Click on the photo for more information and bigger image


fig.4
"Ballerina"


fig.6
Ball gift


fig. 8
"Dragon fly lady"

 

 


fig. 10
Cockade fan

 

 

Celluloid fans continued

The imitation of expensive substances with cheaper ones is nothing new. Around 1820/1830, when the small horn fans were in fashion, rests of horns or hooves were used to produce tortoise-shell imitations, in particular the rare blonde tortoise-shell (the belly of the Carey-Turtle). These protein imitates are only distinguishable chemically.


fig.3
Small horn fan, sawn, painted, approx. 1815
[click on the photo for bigger image and more info]

The small horn fans of 1820/30 can be considered as models for celluloid brisé fans. Horn fans were often pierced (hand sawn or stenciled). Celluloid-fan sticks were often punched. They were produced en masse and customized with paintings or inscriptions. As such, they were also used as publicity fans, most often for restaurants or hotels. Around 1920, very small celluloid fans were used as "ball gift" together with a little booklet as "carnet de bal".

Celluloid-fans are totally neglected in fan literature. Cynthia Fendel's "Celluloid fans" 2000 is the first and so far only reference literature. One reason may be that celluloid fans were mass products that did not represent any value. However, similar to publicity fans, the collector's market is steadily growing and the values indicated in C. Fendel booklet are already outdated (at least in Europe).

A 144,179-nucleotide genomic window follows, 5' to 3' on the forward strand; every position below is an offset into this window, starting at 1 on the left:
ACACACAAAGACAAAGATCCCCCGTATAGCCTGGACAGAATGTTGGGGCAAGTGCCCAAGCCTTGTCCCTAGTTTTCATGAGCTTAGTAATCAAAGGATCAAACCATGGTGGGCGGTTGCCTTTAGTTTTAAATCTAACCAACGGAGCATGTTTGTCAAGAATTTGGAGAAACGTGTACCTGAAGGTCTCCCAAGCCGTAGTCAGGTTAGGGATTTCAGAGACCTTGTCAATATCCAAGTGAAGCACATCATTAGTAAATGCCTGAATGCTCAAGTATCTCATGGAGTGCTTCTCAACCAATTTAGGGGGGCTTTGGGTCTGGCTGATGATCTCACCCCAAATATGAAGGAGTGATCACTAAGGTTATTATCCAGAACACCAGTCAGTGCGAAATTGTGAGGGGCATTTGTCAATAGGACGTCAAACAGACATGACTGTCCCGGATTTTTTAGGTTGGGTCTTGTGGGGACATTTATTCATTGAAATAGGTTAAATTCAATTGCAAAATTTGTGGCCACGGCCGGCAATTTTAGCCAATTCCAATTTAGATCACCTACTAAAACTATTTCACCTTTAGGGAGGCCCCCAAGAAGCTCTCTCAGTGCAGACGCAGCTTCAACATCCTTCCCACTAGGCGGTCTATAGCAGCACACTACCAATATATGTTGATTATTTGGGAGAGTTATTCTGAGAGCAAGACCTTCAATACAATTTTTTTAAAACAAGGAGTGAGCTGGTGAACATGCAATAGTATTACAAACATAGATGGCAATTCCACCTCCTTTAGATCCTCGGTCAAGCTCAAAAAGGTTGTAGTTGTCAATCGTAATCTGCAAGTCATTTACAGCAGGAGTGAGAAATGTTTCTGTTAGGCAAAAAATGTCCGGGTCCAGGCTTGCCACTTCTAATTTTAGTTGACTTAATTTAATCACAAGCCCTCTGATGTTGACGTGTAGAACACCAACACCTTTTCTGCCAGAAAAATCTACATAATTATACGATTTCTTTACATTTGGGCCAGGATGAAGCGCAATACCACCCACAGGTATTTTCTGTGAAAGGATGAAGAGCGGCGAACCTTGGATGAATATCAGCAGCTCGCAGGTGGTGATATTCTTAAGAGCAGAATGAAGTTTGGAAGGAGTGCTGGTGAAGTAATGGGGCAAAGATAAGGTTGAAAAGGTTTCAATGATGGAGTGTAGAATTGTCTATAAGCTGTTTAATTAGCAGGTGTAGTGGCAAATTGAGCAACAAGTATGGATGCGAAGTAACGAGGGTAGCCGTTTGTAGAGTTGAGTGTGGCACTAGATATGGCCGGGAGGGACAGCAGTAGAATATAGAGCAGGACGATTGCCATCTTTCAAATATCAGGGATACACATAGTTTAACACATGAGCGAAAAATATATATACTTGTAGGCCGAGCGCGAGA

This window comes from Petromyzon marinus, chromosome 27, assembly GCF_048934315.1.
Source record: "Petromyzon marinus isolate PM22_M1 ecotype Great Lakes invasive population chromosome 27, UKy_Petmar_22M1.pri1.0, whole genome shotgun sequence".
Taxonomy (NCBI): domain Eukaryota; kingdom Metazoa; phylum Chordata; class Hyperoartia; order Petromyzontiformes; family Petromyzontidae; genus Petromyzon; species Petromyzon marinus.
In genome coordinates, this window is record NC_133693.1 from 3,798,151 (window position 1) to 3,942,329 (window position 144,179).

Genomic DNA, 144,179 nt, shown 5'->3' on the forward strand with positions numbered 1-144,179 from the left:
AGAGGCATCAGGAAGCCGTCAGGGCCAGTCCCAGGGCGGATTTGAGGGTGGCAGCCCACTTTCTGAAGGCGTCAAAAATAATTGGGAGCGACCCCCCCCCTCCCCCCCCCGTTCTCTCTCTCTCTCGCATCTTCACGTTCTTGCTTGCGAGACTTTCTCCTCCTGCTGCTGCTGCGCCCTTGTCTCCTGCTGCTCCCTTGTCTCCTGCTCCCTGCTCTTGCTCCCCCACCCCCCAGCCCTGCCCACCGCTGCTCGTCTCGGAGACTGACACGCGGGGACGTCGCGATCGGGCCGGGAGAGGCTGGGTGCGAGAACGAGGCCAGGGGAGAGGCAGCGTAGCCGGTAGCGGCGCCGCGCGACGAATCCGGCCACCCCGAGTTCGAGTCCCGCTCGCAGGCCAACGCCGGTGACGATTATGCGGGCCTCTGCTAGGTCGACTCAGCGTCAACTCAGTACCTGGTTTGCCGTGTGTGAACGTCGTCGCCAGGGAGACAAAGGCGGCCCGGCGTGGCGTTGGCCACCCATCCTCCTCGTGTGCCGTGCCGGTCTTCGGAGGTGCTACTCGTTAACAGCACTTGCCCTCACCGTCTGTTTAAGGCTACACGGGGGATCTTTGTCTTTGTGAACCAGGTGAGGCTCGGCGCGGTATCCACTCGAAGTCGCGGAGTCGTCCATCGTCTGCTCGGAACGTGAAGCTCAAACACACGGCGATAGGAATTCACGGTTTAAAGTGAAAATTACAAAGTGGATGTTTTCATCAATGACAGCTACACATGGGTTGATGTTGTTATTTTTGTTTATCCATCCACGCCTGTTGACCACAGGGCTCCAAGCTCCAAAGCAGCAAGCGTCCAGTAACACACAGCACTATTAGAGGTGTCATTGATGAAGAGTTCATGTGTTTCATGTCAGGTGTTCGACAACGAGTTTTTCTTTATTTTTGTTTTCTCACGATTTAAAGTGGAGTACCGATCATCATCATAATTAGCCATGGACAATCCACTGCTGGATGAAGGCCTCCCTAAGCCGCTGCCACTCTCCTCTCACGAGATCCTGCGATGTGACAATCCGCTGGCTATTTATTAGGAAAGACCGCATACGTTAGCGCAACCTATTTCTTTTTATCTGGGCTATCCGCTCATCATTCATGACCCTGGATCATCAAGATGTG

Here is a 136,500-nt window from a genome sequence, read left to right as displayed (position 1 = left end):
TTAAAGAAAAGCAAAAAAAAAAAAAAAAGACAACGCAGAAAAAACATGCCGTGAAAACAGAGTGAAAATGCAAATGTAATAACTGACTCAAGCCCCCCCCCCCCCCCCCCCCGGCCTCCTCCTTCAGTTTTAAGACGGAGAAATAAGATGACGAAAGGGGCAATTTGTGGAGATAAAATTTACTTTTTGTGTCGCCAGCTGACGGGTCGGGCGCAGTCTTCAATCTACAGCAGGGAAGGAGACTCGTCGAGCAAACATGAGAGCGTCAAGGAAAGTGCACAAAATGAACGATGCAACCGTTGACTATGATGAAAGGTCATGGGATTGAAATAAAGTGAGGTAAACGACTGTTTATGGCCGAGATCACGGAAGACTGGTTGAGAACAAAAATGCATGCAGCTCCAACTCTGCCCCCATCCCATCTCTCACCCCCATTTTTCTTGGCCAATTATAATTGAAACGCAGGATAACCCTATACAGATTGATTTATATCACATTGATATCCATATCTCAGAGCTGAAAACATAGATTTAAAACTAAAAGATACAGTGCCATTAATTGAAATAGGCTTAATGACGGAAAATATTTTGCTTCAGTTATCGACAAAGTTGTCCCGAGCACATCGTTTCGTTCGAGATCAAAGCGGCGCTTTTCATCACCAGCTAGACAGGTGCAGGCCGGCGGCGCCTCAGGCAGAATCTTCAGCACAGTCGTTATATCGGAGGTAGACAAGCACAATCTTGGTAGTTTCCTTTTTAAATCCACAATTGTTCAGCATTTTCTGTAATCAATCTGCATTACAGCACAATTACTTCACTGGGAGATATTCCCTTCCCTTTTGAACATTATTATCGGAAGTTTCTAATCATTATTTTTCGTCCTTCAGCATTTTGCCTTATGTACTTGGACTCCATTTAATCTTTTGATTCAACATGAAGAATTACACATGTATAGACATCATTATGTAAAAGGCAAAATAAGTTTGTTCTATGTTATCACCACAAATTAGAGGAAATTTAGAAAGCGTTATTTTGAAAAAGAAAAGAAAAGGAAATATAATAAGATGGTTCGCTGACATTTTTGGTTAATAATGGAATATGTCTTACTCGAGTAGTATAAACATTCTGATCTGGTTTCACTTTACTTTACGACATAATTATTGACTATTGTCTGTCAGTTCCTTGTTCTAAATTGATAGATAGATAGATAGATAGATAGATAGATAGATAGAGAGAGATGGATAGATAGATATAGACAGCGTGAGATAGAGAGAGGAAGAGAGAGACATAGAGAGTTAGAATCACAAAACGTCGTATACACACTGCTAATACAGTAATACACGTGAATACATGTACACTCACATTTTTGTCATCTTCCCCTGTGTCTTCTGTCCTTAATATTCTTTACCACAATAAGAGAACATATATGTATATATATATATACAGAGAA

Major producers of celluloid (fans) were, apart from the USA, Austria (Austro-Hungary) und Germany, followed by Italy.

Celluloid-fan-collectors should beware of one danger, mentioned on all celluloid websites and also in C. Fendel's book: the self-destruction of celluloid. Philosophically, it could be argued that, once the object is tired of its "shelf-life" it starts the process of self-destruction. This may happen were damages are apparent or suddenly, without warning. The cause is unknown, some explanation were tried but are not entirely convincing (i.e. contact with hair and cosmetics where celluloid combs are concerned, or contact with metal for pocket knives). The destruction process is infectious! Damaged objects must be isolated or thrown away. There is no known remedy.


fig.11
"peacocks"


HINT: Celluloid-fans that are not exhibited, should be wrapped up in acid-free paper and stored separately, for example in empty cardboard rolls of kitchen paper. Like that they can be stored one above the other without direct contact. It allows also for sufficient "air" to avoid nitrate cumulating as described by C. Fendel.




fig. 13
Celluloid post card

MORE CELLULOID-FANS...

 



fig.5
Pierced celluloid fan

 


fig.7
Feather celluloid fan

 



fig.9
"Parrot"



fig. 12
Pocket feather fan

©mm except quotations and other sources mentioned